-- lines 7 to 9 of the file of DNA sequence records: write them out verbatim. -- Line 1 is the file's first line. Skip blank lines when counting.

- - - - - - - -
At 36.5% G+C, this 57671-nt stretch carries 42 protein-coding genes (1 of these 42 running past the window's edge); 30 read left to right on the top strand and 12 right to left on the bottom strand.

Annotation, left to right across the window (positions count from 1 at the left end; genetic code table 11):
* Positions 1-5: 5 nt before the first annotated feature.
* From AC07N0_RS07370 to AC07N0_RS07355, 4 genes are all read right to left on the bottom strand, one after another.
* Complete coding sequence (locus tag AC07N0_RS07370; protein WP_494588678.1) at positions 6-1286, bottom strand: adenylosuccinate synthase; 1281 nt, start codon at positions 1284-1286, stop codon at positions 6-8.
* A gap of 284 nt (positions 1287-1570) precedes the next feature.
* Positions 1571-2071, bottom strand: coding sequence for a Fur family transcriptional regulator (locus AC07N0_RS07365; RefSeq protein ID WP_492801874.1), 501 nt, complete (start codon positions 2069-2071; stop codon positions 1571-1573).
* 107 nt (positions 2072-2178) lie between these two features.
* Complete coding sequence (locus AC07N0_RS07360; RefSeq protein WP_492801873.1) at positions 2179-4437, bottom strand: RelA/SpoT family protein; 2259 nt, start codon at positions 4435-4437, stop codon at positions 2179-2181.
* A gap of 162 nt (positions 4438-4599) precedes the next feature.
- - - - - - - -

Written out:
* Positions 1571-2071, bottom strand: coding sequence for a Fur family transcriptional regulator (locus AC07N0_RS07365; RefSeq protein ID WP_492801874.1), 501 nt, complete (start codon positions 2069-2071; stop codon positions 1571-1573).
* 107 nt (positions 2072-2178) lie between these two features.
* Complete coding sequence (locus AC07N0_RS07360; RefSeq protein WP_492801873.1) at positions 2179-4437, bottom strand: RelA/SpoT family protein; 2259 nt, start codon at positions 4435-4437, stop codon at positions 2179-2181.